The percentage of non-smokers aged 12 or older who reported being exposed to smoke at home, in a vehicle or in a public place every day or almost every day over the previous year. Results are presented over time, by province/territory and by age group using data from the 2014 Canadian Community Health Survey.
The 2011 Cancer System Performance Report.
Every two years.
Why measure this?
Annually, more than 800 non-smokers die from second-hand smoke exposure.1 After smoking, exposure to second-hand smoke is the next leading cause of lung cancer.2 It also increases the risk of developing laryngeal and pharyngeal cancers.1 Most provinces and territories, as well as many municipalities, have legislation in place banning smoking in vehicles containing children and/or in public places. Monitoring exposure to second-hand smoke enables evaluation of the impact and effectiveness of such legislation.
What are the key findings?
Self-reported second-hand smoke exposure in Canadian homes and vehicles has been decreasing since 2003. By contrast, although exposure to smoke in public spaces dropped between 2003 and 2009, it has since increased, reaching 13.5% in 2013 (Figure 1.6).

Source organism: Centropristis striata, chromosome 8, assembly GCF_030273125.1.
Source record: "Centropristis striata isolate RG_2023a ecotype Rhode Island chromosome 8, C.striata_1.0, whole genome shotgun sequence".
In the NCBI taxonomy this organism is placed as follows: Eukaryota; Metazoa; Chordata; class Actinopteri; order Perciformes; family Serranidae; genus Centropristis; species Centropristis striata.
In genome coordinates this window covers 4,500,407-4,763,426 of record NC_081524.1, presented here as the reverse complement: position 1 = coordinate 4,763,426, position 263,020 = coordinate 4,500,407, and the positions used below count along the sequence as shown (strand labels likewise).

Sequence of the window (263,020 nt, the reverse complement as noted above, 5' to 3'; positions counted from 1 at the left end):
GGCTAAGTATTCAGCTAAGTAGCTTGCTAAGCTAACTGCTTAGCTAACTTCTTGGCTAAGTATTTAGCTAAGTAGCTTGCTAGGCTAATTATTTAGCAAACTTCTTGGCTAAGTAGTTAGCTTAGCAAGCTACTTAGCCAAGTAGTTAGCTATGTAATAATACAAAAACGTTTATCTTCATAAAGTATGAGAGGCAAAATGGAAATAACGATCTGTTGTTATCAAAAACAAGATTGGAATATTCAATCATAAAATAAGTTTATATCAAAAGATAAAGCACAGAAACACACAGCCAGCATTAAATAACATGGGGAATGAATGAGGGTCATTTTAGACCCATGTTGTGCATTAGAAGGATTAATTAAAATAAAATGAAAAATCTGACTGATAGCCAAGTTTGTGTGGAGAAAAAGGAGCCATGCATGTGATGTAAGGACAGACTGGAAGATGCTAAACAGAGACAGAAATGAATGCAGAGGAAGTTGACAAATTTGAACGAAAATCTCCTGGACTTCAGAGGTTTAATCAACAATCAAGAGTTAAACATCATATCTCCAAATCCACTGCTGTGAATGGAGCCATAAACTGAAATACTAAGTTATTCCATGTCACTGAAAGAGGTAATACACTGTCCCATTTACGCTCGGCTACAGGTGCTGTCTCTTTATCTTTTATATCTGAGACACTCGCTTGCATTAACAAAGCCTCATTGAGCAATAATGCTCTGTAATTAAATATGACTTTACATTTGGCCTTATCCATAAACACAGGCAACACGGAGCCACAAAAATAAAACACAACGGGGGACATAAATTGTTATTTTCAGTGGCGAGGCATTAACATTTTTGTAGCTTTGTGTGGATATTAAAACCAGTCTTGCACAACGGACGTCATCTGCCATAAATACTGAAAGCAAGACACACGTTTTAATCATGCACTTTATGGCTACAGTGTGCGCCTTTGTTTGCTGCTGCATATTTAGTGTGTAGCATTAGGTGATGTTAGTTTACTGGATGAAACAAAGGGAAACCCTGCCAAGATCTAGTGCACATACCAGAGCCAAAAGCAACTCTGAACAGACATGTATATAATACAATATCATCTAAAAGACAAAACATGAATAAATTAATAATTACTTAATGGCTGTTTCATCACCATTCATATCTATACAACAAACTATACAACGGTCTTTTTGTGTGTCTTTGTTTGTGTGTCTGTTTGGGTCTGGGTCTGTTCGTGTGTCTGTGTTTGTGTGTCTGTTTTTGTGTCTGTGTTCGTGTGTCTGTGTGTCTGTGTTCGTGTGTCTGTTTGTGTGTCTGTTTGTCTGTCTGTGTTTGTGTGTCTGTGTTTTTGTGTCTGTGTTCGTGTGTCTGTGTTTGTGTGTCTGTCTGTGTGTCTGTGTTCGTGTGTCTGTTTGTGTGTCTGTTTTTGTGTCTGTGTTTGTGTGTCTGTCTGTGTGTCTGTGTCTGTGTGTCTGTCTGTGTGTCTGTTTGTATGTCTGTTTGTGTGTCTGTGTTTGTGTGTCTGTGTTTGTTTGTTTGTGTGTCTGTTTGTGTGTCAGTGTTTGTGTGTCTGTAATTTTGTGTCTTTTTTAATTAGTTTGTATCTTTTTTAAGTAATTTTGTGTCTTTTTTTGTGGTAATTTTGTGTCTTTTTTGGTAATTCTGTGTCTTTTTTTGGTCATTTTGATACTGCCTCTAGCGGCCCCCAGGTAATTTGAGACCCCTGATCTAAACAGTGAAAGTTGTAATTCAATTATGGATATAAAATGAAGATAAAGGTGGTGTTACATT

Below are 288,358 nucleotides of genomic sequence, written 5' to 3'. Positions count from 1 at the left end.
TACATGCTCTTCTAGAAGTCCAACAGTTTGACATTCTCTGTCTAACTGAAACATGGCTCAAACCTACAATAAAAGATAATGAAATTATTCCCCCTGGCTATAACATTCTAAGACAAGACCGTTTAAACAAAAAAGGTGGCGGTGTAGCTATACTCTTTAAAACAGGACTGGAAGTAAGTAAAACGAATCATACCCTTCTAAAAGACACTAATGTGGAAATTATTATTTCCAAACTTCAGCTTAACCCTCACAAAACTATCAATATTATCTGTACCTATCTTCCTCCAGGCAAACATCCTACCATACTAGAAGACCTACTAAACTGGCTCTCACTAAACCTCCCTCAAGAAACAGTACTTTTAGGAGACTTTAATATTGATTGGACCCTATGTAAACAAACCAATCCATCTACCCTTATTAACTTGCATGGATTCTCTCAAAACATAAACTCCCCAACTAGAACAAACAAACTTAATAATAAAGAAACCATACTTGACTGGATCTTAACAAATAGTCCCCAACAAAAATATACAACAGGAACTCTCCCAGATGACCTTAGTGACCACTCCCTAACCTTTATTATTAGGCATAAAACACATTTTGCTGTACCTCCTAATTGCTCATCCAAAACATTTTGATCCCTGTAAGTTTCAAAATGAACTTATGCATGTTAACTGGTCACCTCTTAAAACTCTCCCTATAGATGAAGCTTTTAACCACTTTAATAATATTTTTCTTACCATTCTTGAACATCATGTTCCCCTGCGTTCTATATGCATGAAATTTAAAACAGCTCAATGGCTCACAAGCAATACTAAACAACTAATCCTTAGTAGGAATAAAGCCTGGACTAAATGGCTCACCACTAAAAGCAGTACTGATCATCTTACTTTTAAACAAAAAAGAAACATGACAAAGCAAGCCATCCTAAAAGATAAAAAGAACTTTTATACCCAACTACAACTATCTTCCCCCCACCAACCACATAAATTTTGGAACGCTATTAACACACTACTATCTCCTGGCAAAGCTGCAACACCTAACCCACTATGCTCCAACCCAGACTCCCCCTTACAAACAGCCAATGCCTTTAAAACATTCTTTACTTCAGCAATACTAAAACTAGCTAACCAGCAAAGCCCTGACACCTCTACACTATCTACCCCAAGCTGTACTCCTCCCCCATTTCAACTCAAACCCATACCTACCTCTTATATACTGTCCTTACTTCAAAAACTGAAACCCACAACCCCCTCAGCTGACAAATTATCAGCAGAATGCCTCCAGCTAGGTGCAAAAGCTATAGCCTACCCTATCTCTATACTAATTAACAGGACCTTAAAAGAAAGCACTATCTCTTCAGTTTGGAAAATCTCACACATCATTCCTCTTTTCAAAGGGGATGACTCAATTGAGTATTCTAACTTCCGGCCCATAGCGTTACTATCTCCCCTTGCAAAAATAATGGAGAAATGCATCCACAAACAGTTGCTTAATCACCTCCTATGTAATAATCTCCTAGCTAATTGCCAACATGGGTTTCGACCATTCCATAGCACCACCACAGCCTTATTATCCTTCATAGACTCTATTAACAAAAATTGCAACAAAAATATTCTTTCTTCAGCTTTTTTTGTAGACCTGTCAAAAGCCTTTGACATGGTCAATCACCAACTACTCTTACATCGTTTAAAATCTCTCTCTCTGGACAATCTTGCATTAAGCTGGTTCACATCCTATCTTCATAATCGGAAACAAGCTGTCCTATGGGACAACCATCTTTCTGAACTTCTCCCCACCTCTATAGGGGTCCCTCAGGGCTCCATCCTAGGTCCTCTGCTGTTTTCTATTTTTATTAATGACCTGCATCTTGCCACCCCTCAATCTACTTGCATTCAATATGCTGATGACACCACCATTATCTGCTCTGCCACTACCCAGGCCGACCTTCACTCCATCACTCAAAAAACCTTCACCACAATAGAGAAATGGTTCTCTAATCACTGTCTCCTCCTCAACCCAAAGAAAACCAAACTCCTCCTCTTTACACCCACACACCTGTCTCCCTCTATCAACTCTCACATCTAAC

The percentage of the non-smoking population aged 12 or older reporting second-hand smoke exposure in public ranged from 6.7% in Yukon to 15.7% in Alberta in 2014 (Figure 1.7).
Exposure at home was highest in the Northwest Territories (5.8%) and lowest in British Columbia (2.1%). Exposure in vehicles was also highest in the Northwest Territories (11.7%) and lowest in British Columbia (3.5%) (Figure 1.7).
Second-hand smoke exposure was highest among individuals aged 16–19 in all categories (public, vehicle and home exposure) and lowest among individuals 65 or older (Figure 1.8).
Definition: The percentage of non-smokers aged 12 or older who reported being exposed to smoke at home, in a vehicle or in a public place every day or almost every day over the previous year
Numerator: Number of non-smokers aged 12 years and older who reported someone smoking near them every day or almost every day
Denominator: Non-smokers aged 12 years and older
Data source: Statistics Canada, Canadian Community Health Survey (CCHS)
Measurement timeframe: By province – 2014. For overall trends, Canada – 2003 to 2014 (no data for 2004 and 2006)
Including both household members and regular visitors, does anyone smoke inside your home, every day or almost every day?
In the past month, were you exposed to second-hand smoke every day or almost every day, in a car or other private vehicle?
In the past month, were you exposed to second-hand smoke, every day or almost every day, in public places?
Stratification variables: Province/territory, age group (12-15, 16-19, 20-34, 35-44, 45-64, 65+), setting (home, vehicle, public)
Provinces/territories with data available: All provinces/territories
Trend data were extracted from Statistics Canada’s CANSIM Table 105-0501 (Health indicator profile). Before 2009, all rates in this table are calculated including non-response categories (“refusal”, “don’t know”, and “not stated”) in the denominator.
CCHS data are based on a representative sample which is then extrapolated to the overall population.